Joan Procter, Dragon Doctor


Joan Procter, Animal Doctor took her childhood fascination with reptiles into a groundbreaking career. Despite the times she lived in, with little girls expected to indulge themselves with tea parties and ladylike pursuits, Joan Procter pursued her passion. It continued through constant ill-health, and WW1.

Joan Procter graduated from walking her baby crocodile to school, to designing London Zoo’s reptile house. This reader knew nothing about this trailblazing scientist until reading Joan Procter, Animal Doctor.

Ill-health, and societal expectations plagued her, yet Joan Procter’s impact on our appreciation of reptiles evolved because of her determined example and research. Joan Procter, Dragon Doctor is a brilliant story of a fascinating scientist.

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Joan Procter, Dragon Doctor

The Woman Who Loved Reptiles

Patricia Valdez, illustrated by Felicita Sala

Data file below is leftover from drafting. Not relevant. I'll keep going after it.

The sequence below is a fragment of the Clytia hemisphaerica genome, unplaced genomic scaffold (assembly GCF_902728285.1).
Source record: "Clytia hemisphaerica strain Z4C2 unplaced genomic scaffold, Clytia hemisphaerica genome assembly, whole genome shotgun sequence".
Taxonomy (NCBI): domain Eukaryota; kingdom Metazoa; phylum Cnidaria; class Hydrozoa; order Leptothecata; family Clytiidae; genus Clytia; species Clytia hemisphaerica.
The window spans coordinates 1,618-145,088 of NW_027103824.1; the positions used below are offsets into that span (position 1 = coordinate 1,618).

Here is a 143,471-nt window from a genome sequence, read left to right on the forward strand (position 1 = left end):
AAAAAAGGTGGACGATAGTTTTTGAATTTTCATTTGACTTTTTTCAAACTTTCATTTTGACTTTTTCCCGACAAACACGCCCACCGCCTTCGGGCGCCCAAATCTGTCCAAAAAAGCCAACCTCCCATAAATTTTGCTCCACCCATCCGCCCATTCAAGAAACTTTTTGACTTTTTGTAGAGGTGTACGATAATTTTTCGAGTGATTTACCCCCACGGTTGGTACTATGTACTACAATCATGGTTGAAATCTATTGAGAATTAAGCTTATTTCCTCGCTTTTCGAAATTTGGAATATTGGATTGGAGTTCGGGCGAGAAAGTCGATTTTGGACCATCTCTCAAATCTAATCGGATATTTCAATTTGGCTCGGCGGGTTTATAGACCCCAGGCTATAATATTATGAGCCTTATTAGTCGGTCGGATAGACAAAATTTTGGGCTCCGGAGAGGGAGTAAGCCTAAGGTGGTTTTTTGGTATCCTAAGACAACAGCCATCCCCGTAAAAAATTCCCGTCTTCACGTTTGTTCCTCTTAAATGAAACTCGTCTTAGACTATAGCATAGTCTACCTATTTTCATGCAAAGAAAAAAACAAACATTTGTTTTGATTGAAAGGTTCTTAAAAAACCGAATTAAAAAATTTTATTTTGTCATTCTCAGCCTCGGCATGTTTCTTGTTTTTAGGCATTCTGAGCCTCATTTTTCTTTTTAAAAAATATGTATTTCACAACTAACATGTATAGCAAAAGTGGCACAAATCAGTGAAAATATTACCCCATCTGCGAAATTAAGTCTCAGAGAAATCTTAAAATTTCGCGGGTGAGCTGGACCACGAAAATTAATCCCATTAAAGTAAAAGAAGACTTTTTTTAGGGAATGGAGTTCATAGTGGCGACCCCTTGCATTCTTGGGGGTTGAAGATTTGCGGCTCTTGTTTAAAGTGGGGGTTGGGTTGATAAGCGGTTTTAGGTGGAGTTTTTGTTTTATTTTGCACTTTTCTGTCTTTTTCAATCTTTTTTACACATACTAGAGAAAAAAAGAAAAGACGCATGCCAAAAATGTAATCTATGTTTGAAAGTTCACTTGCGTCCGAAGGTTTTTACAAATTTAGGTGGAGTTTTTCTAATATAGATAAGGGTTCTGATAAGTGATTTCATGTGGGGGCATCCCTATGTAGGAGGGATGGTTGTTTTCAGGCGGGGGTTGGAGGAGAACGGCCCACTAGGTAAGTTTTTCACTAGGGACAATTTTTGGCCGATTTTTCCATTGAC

(Andersen Press)

Joan Procter, Dragon Doctor despite the odds. It seems that she had everything against her from being a woman, to suffering from ill-health. Thereafter, the society in which she was raised did not believe that someone of her class should research and become an authority on something so peculiar! However, she came from a family who believed in education and seemed to support her fascination. They enabled her home reptile house and then the crocodile she kept as a child!
This scientist was fascinated by reptiles. What’s more she broke down barriers to become a leading global authority on reptiles. It seems  she used her status to gain attention to her cause. Thereafter, trailing a komodo dragon about the streets and to lectures must have raised eyebrows!
Patricia Valdez builds from her own life and knowledge as a scientist to extend Joan Procter’s life story and achievements. Thereafter, we realise the determination of this scientist, from  early reptile keeping, to her correspondence and discoveries. What’s more, we see the respect for her that led to Joan Procter’s appointment as the first Curator of Reptiles at London Zoo. Furthermore, she designed areas within  the zoo, including the Reptile House.
Rather like Eugenie Clark, Shark Lady, Joan Procter’s legacy is in the work she left and in the strides she took. Bookwagon is delighted to recommend Joan Procter, Dragon Doctor to readers at home and school. This is a superb, breathtaking, beautifully illustrated biography.


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